ART HISTORY MINOR

Art History at Northern Michigan University will engage you in a process of seeing and discovery that is, ultimately, an invitation to the cultures of the world.

Apply to NMUART Apply to NMUART Apply to NMUART

The Art History Major at NMU

Art History at Northern Michigan University will engage you in a process of seeing and discovery that is, ultimately, an invitation to the cultures of the world. From the Zen gardens of Muromachi era Japan to the stone temple fortresses of the Mayan lords; from royal portraits of the Egyptian pharaohs to the brilliant psychological insight evident in Rembrandt’s self-portraits, the world’s legacy of artistic expression will fire your curiosity and imagination.

You will find that the uses of art historical understanding are not limited to the art of the past. Education in art history will cultivate frameworks for viewing the art and design of the present. An exciting aspect of learning how to analyze visual art is that these cognitive frameworks can carry over to the other arts too: an understanding of literature, music, drama, and folklore will be furthered through your understanding of their connection to visual art.

In surprising ways, knowing the art of the past will help you encounter the largest themes of human experience, whether psychological, religious, economic or political in nature. You will learn about the fascinating relationship of art to the intellectual history of disciplines such as science and philosophy, as well as the role that art has played in the lives of everyday people. At Northern, we encourage making connections between art and life.

Cultivating connections, Northern’s faculty are interested in a broad understanding of art and design activities. You will engage expressions as varied as architecture, industrial products, graphic designs, prints, photographs, crafts, decorative arts, performance art and media arts in our courses. Paintings and sculptures, the traditional subjects of art history, are fascinating to understand, but we view that fascination as an invitation to the world’s varied visual expressions and not as a reason to limit ourselves to those media.

Your study of art history will be an exciting opportunity to form connections: across cultures, between eras and among a variety disciplines. And, most importantly, between art and life. It is this excitement generated by discovering connections that is at the heart of learning. We invite you to share this process of discovery with us!

click to collapse window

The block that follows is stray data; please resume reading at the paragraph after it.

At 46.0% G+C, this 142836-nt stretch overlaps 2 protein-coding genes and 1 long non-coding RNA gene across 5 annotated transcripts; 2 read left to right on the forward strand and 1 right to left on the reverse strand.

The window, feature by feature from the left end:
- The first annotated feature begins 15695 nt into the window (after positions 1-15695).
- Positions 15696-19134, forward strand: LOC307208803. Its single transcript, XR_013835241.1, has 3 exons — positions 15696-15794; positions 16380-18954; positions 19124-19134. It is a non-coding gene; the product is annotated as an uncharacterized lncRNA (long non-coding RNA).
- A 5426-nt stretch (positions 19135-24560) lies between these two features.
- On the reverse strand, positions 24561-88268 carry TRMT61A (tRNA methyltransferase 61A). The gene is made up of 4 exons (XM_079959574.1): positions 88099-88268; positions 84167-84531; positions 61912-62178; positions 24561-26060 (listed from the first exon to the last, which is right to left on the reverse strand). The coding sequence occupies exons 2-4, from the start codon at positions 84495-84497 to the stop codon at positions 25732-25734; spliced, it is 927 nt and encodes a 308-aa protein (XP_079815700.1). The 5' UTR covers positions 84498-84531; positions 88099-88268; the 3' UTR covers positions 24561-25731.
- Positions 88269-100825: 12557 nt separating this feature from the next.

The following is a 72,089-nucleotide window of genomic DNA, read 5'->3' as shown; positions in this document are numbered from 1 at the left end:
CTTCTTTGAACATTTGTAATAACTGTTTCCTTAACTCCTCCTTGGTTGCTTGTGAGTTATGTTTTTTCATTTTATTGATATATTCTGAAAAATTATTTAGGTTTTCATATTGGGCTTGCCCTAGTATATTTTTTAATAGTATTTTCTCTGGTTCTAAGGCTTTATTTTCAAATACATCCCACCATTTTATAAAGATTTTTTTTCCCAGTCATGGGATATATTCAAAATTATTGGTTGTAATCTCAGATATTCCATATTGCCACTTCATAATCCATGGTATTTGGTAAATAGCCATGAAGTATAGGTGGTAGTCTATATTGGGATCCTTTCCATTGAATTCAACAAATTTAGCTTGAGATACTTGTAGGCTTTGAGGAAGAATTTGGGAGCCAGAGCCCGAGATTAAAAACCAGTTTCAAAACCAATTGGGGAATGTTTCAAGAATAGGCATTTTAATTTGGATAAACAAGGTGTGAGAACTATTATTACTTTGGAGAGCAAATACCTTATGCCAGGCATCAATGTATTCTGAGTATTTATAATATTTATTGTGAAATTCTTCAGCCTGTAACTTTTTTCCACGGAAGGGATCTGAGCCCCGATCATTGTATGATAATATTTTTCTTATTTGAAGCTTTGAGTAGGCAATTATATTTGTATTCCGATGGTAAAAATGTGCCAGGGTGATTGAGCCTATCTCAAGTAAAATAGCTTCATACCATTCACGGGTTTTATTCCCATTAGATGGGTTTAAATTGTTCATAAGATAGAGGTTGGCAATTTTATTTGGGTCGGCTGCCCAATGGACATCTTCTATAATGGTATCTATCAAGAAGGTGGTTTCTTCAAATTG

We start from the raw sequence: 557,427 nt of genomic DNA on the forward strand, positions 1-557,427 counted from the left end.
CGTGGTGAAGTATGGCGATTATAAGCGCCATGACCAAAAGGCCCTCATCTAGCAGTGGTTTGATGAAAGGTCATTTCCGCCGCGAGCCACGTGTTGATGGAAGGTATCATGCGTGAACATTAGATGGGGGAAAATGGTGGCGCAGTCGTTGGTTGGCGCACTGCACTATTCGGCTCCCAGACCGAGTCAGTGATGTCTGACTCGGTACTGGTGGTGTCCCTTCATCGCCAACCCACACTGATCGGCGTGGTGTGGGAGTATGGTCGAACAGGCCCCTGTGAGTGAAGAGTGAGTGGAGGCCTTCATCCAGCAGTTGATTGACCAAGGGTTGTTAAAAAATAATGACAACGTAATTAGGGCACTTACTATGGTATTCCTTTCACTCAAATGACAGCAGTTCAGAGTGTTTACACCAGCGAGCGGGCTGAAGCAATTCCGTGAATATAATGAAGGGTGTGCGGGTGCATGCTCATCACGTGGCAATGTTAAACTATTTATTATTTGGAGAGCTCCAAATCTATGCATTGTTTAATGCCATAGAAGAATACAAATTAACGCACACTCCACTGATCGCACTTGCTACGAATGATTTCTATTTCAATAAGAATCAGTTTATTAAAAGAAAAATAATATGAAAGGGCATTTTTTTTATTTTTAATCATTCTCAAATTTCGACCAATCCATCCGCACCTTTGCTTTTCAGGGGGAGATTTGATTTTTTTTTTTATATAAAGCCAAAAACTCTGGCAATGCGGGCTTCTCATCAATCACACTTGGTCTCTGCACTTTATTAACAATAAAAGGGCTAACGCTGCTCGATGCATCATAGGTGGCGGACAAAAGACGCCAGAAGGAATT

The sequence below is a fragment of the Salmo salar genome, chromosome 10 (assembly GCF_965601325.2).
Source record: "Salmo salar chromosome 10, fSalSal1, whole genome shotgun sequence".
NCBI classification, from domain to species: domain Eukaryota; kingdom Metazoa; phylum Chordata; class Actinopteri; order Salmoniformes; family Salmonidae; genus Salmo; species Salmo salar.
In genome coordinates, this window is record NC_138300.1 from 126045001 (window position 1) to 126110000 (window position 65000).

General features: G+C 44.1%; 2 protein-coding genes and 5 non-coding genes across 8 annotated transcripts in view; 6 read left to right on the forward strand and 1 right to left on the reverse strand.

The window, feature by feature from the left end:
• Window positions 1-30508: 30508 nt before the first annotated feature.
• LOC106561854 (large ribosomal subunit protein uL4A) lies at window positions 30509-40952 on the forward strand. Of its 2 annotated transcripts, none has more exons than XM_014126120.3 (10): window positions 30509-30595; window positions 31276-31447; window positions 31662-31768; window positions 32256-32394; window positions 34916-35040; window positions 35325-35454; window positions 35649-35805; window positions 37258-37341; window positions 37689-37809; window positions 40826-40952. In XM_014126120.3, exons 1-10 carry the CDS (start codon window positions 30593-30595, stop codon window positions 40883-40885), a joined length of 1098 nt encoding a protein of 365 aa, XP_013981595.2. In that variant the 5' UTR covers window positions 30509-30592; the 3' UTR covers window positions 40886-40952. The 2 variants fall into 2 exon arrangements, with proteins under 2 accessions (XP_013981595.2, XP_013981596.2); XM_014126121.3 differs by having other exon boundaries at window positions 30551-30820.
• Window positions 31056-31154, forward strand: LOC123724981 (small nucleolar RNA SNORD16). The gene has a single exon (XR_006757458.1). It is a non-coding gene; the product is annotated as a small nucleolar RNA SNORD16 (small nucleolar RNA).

Education in Art History will Cultivate Frameworks for Viewing the Art and Design of the Present

Click to Learn More

Art History Faculty

click to open/close
studio image

Steven Leuthold

Professor
B.A., University Montana
M.A. Washington State University
Ph.D., University Pennsylvania

Steven Leuthold is Professor of Art and Design History. His research and teaching interests include global issues in art history, the history of modern design and comparative aesthetics. Dr. Leuthold is the author of Indigenous Aesthetics: Native Art, Media and Identity and several articles about Native American art and media. In the book and articles, Leuthold considers that indigenous art and media incorporate ways of seeing that are related to a distinctly native worldview, even when modern media are employed.

More recently, Prof. Leuthold authored Cross-cultural Issues in Art: Frames for Understanding. Individual chapters of the book address broad intercultural issues in art, including Art and Culture, Primitivism and Otherness, Colonialism, Nationalism, Art and Religion, Symbolism and Interpretation, Style and Ethnicity, A Sense of Place, Art and Social Order, Gender, and the Self. Leuthold presents these themes as constructs that frame our understanding of global artistic production.

Prof. Leuthold’s current research interests center upon global issues in the history of modern design. He is seeks to increase the inclusivity of design history and to identify patterns of cross-cultural interaction related to modern design’s social effects. He is also a practicing artist and musician.

Prof. Leuthold teaches several art history courses at NMU:
AD 200 Native American Art and Architecture
AD 240 History of World Art: Renaissance to Modern
AD 300 Japan and the West: Crosscurrents in Art and Architecture
AD 330 History of Renaissance Art
AD 335 History of Baroque Art
AD 355 Twentieth Century Art and Architecture
AD 365 History of Modern Design
AD 390 Methods and Theories of Art History
AD 490 Advanced Research in Art History

EMAIL

sleuthol@nmu.edu
studio image
Steven Leuthold
studio image

Mitsutoshi Oba

Assistant Professor
B.A. Chuo University
B.A. S Connecticut State University
M.Phil. City University of New York
Ph.D. City University of New York


EMAIL

moba@nmu.edu
studio image

Tracy Wascom

Assistant Professor
B.F.A. University of Louisiana, Lafayette
M.F.A. Syracuse University


EMAIL

twascom@nmu.edu
click to collapse window

Art History Courses

click to open/close